News / Asia

    S. Korea, Japan Move to Bolster Defenses After North's Nuclear Test

    South Korean protesters burn the pictures of North Korean leader Kim Jong Un during an anti-North Korea rally following a nuclear test conducted by North Korea, in Seoul, South Korea, February 12, 2013.
    South Korean protesters burn the pictures of North Korean leader Kim Jong Un during an anti-North Korea rally following a nuclear test conducted by North Korea, in Seoul, South Korea, February 12, 2013.
    North Korea is being sharply criticized for conducting a third nuclear test Tuesday. The underground explosion is in defiance of previous United Nations Security Council resolutions that followed similar nuclear tests. One immediate result is tough talk by South Korea and Japan  -- both U.S. allies -- about bolstering their defensive capabilities.

    North Korean state media hail the nuclear test as a success, saying it "did not pose any negative impact on the surrounding ecological environment."

    A television announcer in Pyongyang says the country detonated a "miniaturized and lighter nuclear device with greater explosive force" than previous tests.

    The location of the nuclear test site in North Korea.The location of the nuclear test site in North Korea.
    x
    The location of the nuclear test site in North Korea.
    The location of the nuclear test site in North Korea.
    Analysts say that indicates North Korea may have set off a plutonium-fueled bomb, suitable to be placed atop a missile.

    There has been speculation North Korea has been enriching uranium for use in its nuclear weapons.

    North Korea is believed to have only enough plutonium for a small number of weapons. But a supply of domestically enriched uranium would allow it to have a larger nuclear arsenal.

    Related video report by Jerome Socolovsky

    Stakes High After Third North Korean Nuclear Testi
    X
    February 12, 2013 12:01 PM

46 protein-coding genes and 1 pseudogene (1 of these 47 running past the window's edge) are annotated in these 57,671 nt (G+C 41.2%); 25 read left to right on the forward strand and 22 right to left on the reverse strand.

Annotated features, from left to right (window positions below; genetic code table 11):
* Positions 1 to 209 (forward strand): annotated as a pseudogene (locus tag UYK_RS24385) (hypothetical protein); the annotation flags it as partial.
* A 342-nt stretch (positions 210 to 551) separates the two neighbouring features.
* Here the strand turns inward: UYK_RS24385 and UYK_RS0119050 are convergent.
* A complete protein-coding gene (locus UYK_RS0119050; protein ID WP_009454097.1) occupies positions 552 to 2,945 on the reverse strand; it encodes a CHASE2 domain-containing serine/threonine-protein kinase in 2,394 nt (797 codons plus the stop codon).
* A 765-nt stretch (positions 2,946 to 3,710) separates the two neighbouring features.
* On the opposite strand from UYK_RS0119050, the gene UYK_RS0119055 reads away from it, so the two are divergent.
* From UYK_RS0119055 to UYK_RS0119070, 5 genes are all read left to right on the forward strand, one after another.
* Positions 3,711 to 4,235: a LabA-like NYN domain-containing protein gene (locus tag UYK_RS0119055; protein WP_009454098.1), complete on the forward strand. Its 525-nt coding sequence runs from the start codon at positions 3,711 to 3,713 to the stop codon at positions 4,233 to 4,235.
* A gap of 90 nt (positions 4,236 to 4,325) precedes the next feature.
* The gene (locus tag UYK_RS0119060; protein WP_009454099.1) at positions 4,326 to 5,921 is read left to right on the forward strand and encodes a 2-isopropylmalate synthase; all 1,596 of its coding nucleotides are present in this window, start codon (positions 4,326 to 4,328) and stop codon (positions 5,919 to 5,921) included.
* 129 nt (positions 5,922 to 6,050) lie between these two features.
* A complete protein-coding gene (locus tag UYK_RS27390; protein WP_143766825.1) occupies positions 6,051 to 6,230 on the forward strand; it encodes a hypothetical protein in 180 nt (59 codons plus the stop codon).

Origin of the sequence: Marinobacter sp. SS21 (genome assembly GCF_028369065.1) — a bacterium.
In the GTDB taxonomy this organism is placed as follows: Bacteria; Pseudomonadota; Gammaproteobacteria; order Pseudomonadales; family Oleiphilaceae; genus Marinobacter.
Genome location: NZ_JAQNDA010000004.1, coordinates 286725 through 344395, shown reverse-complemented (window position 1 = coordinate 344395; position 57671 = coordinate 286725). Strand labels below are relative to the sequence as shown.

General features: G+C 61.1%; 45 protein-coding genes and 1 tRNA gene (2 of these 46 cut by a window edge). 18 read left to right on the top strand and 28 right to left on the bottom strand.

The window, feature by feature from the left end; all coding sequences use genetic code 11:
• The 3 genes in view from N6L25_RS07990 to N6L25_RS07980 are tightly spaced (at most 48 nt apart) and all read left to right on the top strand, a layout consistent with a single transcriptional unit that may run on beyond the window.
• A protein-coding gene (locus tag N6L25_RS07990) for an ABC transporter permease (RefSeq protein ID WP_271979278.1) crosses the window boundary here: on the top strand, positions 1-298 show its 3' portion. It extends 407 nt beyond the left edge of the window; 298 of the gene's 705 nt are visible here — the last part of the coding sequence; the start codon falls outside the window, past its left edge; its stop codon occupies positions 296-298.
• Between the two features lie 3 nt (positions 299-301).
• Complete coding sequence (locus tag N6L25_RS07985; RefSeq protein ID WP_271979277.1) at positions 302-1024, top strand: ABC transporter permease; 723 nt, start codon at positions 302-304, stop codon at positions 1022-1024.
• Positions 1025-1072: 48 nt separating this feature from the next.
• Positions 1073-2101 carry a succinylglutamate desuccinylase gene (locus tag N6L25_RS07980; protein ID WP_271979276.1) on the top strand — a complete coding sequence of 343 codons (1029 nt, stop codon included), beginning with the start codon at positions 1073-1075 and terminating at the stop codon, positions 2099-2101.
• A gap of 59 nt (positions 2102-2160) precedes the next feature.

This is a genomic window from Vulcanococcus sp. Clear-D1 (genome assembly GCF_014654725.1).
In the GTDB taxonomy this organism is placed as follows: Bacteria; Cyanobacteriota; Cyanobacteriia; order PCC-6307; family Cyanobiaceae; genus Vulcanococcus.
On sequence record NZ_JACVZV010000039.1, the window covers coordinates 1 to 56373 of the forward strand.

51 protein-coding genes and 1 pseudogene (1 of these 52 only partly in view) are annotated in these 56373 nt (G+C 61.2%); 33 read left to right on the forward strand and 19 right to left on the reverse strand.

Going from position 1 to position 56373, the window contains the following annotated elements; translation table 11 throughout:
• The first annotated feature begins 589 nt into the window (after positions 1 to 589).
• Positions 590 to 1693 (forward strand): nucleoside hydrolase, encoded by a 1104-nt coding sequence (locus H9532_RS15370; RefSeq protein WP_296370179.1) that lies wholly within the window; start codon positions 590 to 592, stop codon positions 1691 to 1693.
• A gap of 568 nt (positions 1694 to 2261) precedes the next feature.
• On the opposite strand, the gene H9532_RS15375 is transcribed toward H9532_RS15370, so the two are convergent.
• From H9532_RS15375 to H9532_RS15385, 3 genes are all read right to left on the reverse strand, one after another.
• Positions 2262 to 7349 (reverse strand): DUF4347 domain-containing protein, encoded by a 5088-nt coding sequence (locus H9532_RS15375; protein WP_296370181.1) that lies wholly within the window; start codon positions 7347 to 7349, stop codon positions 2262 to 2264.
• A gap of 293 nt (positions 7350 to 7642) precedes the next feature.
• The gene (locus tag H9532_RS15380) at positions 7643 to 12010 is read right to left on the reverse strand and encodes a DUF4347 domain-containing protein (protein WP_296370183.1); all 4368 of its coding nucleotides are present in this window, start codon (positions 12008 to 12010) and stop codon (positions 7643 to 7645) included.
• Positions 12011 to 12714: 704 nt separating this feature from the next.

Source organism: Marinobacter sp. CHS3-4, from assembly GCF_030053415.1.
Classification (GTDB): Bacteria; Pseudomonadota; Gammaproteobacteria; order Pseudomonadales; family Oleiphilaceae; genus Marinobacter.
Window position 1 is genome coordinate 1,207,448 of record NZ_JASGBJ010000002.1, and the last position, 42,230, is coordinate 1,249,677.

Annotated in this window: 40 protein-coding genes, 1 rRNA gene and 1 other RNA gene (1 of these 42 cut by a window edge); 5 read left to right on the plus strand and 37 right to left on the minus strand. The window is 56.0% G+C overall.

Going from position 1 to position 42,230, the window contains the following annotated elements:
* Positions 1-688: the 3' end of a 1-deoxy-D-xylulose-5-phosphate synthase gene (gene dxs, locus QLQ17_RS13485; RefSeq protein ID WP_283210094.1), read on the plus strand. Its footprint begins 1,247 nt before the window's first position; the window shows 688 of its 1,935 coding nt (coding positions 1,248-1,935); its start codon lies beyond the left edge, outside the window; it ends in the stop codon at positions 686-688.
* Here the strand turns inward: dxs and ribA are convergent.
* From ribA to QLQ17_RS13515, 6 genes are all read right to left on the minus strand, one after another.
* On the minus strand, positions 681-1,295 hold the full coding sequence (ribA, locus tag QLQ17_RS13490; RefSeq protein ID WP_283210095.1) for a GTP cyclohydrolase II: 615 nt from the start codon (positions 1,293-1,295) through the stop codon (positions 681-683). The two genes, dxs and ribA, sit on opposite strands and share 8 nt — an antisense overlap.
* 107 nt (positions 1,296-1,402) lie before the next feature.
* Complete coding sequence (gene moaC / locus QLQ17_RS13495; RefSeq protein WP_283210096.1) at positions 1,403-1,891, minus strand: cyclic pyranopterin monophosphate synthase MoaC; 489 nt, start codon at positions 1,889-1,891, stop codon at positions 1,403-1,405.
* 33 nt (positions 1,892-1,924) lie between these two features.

North Korea has conducted a third nuclear weapons in violation of United Nations sanctions. VOA's Jerome Socolovsky reports that the stakes are higher this time than with previous tests in 2006 and 2009.

    Japan and the United States have deployed aircraft with special equipment to collect radioactive gases. An analysis of those gases could determine what type of nuclear material was used.

    South Korean officials say tremors recorded by seismographs around the world suggest the device has a yield of six to seven kilotons.

    North Korean Nuclear Tests

    2006
    • Carried out underground at Punggye-ri
    • Powered by plutonium
    • Released radioactive materials

    2009
    • Carried out underground at Punggye-ri
    • Seismic signals were consistent with a nuclear test
    • Radioactive material was not detected
    North Korea claimed an initial underground test in 2006, but some scientists contend that one might not have triggered a nuclear explosion. A second nuclear test North Korea claimed in 2009 had an estimated yield of two to seven kilotons. By comparison, the U.S. nuclear bomb dropped on the Japanese city of Hiroshima in the final days of WWII in 1945 carried a yield of about 20 kilotons.

    Chun Young-woo, South Korea's presidential secretary for foreign affairs and national security, says Seoul is maintaining a high readiness posture amid concerns of more provocations by Pyongyang.

    Chun says to protect South Korean people and property from North Korean nuclear and missile threats, the government is expanding its military capability. He explains that will include deploying missiles, as soon as feasible, that will be capable of hitting a target anywhere in North Korea.

    Copies of an extra edition of a Japanese newspaper reporting North Korea's nuclear test are handed out to passers-by in Tokyo Feb. 12, 2013.Copies of an extra edition of a Japanese newspaper reporting North Korea's nuclear test are handed out to passers-by in Tokyo Feb. 12, 2013.